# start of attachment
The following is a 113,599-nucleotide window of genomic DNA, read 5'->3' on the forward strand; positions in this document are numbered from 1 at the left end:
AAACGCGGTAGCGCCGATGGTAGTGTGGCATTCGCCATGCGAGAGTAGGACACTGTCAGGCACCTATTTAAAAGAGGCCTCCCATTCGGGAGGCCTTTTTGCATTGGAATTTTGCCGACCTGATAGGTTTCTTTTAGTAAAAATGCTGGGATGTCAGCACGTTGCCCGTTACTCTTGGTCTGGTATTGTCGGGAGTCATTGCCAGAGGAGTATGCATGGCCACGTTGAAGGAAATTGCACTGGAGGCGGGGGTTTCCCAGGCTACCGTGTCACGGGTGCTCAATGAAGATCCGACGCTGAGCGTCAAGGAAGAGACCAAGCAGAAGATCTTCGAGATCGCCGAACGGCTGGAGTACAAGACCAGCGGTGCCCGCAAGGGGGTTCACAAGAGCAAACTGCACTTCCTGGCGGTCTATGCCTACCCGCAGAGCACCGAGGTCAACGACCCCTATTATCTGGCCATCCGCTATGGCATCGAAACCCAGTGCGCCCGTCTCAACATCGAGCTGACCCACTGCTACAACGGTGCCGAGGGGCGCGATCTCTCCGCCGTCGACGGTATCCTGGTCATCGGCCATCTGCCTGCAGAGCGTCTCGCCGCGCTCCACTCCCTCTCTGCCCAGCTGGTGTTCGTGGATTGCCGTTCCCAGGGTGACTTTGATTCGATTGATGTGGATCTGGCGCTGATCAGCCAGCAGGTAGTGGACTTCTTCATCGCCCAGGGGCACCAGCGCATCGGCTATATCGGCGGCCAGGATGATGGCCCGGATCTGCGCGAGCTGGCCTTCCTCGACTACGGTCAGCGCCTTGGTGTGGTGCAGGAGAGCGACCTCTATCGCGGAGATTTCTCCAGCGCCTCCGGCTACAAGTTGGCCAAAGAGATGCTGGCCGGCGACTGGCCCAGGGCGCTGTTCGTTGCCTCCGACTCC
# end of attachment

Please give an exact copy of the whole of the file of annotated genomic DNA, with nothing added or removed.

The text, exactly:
The following is a 113,599-nucleotide window of genomic DNA, read 5'->3' on the forward strand; positions in this document are numbered from 1 at the left end:
AAACGCGGTAGCGCCGATGGTAGTGTGGCATTCGCCATGCGAGAGTAGGACACTGTCAGGCACCTATTTAAAAGAGGCCTCCCATTCGGGAGGCCTTTTTGCATTGGAATTTTGCCGACCTGATAGGTTTCTTTTAGTAAAAATGCTGGGATGTCAGCACGTTGCCCGTTACTCTTGGTCTGGTATTGTCGGGAGTCATTGCCAGAGGAGTATGCATGGCCACGTTGAAGGAAATTGCACTGGAGGCGGGGGTTTCCCAGGCTACCGTGTCACGGGTGCTCAATGAAGATCCGACGCTGAGCGTCAAGGAAGAGACCAAGCAGAAGATCTTCGAGATCGCCGAACGGCTGGAGTACAAGACCAGCGGTGCCCGCAAGGGGGTTCACAAGAGCAAACTGCACTTCCTGGCGGTCTATGCCTACCCGCAGAGCACCGAGGTCAACGACCCCTATTATCTGGCCATCCGCTATGGCATCGAAACCCAGTGCGCCCGTCTCAACATCGAGCTGACCCACTGCTACAACGGTGCCGAGGGGCGCGATCTCTCCGCCGTCGACGGTATCCTGGTCATCGGCCATCTGCCTGCAGAGCGTCTCGCCGCGCTCCACTCCCTCTCTGCCCAGCTGGTGTTCGTGGATTGCCGTTCCCAGGGTGACTTTGATTCGATTGATGTGGATCTGGCGCTGATCAGCCAGCAGGTAGTGGACTTCTTCATCGCCCAGGGGCACCAGCGCATCGGCTATATCGGCGGCCAGGATGATGGCCCGGATCTGCGCGAGCTGGCCTTCCTCGACTACGGTCAGCGCCTTGGTGTGGTGCAGGAGAGCGACCTCTATCGCGGAGATTTCTCCAGCGCCTCCGGCTACAAGTTGGCCAAAGAGATGCTGGCCGGCGACTGGCCCAGGGCGCTGTTCGTTGCCTCCGACTCC